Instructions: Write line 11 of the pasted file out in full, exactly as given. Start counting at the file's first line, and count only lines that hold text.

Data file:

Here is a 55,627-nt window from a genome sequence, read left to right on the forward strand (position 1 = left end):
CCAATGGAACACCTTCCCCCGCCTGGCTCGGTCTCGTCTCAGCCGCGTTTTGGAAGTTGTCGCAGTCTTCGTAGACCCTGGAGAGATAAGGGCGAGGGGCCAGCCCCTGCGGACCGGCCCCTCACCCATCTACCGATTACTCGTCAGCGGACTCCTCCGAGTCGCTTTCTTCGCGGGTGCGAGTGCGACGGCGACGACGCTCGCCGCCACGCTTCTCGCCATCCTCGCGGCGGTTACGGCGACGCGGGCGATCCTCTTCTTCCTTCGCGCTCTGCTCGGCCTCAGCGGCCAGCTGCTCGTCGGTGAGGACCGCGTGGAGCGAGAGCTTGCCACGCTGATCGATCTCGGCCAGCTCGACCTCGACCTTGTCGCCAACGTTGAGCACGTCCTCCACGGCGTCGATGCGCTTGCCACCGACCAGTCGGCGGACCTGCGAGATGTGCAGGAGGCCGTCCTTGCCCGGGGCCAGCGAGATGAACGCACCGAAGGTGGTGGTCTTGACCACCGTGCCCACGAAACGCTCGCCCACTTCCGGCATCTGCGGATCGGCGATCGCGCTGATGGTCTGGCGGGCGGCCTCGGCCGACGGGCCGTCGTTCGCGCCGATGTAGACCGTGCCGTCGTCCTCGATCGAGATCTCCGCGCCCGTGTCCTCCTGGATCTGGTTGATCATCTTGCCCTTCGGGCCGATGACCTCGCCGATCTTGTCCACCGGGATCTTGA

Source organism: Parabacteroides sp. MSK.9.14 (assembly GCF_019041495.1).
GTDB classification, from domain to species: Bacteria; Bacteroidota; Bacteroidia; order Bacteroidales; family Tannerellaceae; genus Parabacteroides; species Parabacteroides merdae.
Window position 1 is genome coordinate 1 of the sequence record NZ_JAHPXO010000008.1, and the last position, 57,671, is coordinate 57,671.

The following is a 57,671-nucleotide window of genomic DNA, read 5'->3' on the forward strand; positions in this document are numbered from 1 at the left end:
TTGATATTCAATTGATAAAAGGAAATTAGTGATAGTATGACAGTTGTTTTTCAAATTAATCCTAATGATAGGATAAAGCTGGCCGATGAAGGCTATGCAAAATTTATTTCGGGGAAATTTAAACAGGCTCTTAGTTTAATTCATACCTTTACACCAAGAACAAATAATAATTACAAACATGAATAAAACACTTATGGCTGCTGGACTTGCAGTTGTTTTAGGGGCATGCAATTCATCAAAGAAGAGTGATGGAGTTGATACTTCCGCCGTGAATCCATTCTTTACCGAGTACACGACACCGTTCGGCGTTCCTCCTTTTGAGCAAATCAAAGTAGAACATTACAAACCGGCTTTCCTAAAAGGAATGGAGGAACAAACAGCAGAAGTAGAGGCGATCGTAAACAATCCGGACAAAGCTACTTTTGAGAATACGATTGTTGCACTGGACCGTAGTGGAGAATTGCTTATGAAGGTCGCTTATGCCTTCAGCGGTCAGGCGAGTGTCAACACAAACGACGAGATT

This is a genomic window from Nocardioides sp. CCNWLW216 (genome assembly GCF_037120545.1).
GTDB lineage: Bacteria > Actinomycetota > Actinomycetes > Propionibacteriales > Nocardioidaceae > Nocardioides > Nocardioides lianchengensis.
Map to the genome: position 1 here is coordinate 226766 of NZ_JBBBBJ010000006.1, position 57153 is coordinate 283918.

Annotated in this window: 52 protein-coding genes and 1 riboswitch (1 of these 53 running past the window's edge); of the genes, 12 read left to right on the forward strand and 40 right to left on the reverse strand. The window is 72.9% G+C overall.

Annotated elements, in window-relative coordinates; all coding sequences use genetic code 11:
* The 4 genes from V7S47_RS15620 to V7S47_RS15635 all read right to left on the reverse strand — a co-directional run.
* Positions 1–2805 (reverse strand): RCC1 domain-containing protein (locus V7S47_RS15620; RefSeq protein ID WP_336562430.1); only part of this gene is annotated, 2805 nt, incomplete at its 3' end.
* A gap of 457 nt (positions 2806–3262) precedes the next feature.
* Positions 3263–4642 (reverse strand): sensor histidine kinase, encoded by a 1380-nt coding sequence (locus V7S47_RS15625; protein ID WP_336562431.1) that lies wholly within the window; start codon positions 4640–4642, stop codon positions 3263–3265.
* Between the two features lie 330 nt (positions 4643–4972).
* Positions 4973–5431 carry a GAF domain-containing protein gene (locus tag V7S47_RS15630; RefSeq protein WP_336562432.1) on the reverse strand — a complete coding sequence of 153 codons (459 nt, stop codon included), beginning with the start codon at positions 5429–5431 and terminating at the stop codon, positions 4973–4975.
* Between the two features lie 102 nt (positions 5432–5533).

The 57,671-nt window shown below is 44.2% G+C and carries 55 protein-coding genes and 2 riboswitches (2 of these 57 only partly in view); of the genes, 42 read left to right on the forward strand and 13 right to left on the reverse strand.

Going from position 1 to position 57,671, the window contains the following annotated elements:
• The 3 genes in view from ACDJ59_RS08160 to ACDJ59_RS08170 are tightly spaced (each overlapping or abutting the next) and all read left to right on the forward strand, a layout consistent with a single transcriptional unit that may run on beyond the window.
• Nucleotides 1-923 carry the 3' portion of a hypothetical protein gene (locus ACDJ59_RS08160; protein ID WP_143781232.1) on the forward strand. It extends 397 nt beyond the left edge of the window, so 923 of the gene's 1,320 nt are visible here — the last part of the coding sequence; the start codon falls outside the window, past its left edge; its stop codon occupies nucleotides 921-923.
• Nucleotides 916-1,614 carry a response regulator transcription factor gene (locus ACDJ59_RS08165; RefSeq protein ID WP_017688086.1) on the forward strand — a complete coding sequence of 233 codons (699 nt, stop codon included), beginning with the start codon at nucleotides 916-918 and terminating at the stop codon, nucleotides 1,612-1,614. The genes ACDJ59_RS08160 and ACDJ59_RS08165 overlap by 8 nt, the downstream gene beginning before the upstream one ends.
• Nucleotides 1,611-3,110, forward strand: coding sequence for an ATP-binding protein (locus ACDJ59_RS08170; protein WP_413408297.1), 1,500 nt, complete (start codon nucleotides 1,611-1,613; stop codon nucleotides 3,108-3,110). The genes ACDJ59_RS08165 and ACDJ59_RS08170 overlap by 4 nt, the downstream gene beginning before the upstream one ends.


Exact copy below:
Annotated in this window: 52 protein-coding genes and 1 riboswitch (1 of these 53 running past the window's edge); of the genes, 12 read left to right on the forward strand and 40 right to left on the reverse strand. The window is 72.9% G+C overall.